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‘Herbal Leys – Milk Production for the Future’ wins Teagasc award at BTYSTE 2020

‘Herbal Leys – Milk Production for the Future’ wins Teagasc award at BTYSTE 2020

‘Herbal Leys – Milk Production for the Future’ wins Teagasc award at BTYSTE 2020
Declan Troy, Teagasc presenting the Teagasc award at the BTYSTE 2020 award ceremony to Darren Kiely, Bevin Murphy and Omar Daly, Millstreet Community School, Cork.

Herbal Leys – Milk Production for the Future’ wins Teagasc award at BTYSTE 2020

A project which investigated whether agriculture can be both profitable and sustainable for the future was the recipient of the Teagasc Special Award at the BT Young Scientist and Technology Exhibition (BTYSTE) 2020. Three fifth year students from Millstreet Community School in Cork (Bevin Murphy, Darren Kiely and Omar Daly) received the award for their project entitled ‘Herbal Leys – Milk Production for the Future’. An herbal ley is a complex seed mixture of grasses, legumes and herbs, which bring a range of benefits to forage, livestock health and soil fertility. The project investigated if herbal leys could match or outdo the productivity of intensive farming and their influence on milk production.

The project was selected as the Teagasc Special Award winner by judges at the 56th BT Young Scientist and Technology Exhibition (BTYSTE) 2020, which took place in the RDS during January 9-11. They were presented with the award by Declan Troy, Director of Food Technology Transfer, Teagasc.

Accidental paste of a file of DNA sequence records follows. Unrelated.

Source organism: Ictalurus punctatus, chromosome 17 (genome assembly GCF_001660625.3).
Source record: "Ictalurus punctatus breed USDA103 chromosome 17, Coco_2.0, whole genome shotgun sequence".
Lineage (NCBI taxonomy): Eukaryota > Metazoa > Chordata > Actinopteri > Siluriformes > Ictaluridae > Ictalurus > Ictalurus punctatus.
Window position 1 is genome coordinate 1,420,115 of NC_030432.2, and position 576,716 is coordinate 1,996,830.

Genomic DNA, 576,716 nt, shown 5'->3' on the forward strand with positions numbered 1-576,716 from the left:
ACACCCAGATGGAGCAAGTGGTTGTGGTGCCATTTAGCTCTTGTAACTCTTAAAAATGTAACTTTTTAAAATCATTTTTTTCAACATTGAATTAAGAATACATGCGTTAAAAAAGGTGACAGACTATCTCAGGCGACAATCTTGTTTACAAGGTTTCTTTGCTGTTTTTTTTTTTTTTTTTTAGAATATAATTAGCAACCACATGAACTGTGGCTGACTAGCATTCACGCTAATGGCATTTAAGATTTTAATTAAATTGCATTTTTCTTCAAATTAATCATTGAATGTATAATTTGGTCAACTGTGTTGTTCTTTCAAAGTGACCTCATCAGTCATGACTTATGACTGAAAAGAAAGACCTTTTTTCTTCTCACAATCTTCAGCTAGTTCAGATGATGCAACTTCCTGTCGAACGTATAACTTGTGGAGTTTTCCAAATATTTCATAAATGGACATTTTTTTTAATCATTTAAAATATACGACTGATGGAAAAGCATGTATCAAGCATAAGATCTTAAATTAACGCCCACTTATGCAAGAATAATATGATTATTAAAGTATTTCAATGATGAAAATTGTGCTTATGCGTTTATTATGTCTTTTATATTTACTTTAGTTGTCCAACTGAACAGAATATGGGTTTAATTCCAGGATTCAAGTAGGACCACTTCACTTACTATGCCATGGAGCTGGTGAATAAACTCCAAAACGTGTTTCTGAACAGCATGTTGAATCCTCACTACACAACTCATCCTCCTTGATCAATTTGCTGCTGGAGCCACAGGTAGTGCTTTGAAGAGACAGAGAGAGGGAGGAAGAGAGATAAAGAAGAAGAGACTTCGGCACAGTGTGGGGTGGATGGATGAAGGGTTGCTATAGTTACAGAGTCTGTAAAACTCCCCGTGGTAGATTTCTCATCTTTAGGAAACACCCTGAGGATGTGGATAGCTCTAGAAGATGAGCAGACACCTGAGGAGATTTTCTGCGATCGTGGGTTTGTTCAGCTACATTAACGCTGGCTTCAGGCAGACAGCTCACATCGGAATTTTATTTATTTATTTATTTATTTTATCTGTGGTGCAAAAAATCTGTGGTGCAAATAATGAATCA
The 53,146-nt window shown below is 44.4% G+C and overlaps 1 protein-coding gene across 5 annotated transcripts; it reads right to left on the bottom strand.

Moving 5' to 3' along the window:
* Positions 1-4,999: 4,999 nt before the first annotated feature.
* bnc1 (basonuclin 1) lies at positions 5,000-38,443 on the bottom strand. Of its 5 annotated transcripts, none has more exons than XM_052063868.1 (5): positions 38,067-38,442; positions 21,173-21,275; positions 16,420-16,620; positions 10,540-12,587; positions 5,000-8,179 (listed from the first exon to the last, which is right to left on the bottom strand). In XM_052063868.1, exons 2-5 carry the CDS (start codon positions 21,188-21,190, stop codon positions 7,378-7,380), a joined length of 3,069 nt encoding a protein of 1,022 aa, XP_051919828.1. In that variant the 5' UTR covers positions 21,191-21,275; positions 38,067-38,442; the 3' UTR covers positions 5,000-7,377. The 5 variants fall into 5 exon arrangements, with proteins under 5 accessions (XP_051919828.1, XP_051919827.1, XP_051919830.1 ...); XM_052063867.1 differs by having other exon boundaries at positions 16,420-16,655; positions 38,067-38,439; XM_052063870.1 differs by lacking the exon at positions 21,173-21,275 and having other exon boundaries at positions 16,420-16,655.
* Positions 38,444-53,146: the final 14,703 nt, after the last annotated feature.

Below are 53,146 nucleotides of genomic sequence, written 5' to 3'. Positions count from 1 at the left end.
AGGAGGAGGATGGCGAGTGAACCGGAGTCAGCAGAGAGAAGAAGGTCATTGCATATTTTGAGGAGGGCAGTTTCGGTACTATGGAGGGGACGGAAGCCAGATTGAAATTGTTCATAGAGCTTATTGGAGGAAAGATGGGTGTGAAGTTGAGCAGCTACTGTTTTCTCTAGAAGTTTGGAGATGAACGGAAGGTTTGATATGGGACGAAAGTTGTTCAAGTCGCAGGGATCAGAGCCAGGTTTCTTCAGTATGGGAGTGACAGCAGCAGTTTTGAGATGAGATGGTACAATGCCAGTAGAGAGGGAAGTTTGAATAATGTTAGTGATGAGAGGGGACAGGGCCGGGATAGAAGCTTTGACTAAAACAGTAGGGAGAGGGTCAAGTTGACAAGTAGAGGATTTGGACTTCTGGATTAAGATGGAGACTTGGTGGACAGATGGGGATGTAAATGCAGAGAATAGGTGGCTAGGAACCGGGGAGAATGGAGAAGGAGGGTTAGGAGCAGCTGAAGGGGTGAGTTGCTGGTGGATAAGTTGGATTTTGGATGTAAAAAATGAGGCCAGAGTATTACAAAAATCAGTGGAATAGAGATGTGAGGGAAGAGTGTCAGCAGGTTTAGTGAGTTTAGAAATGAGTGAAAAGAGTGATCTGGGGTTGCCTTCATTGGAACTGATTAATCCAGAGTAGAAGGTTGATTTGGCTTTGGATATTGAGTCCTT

The students did a comparative analysis of four dairy farms – two using a conventional perennial ryegrass grazing system and two UK-based farms using herbal leys. Their analysis found that similar levels of milk production could be achieved on the herbal ley system. In addition, the average butterfat percentage was higher on the herbal ley system.

They also conducted a practical experiment using raised beds at their school simulating grazing conditions over a growth season. “One of the plants that stood out was chicory, which has a long tap root, making leys more drought-resistant. Certain herbs included in the mixtures such as Chicory, have anthelmintic properties, which helps to reduce the worm burden in livestock”, said student Bevin Murphy. The students also noted on their farm visits that there was a noticeable presence of wildlife on the herbal ley farms, particularly butterflies and bees, which are attracted to the plants.

“We believe that herbal leys are the future of farming in Ireland. This subject is close to our hearts as two of our group members are from farming backgrounds and would like to make a career in farming”, added Bevin.

The Teagasc special award is presented to the project that best demonstrates a thorough understanding of the science of agricultural or food production, or the use of science to improve technologies available to agricultural or food production.

Presenters at the Teagasc stand at BTYSTE 2020 kept visitors entertained with lots of hands-on experiments and displays throughout the event.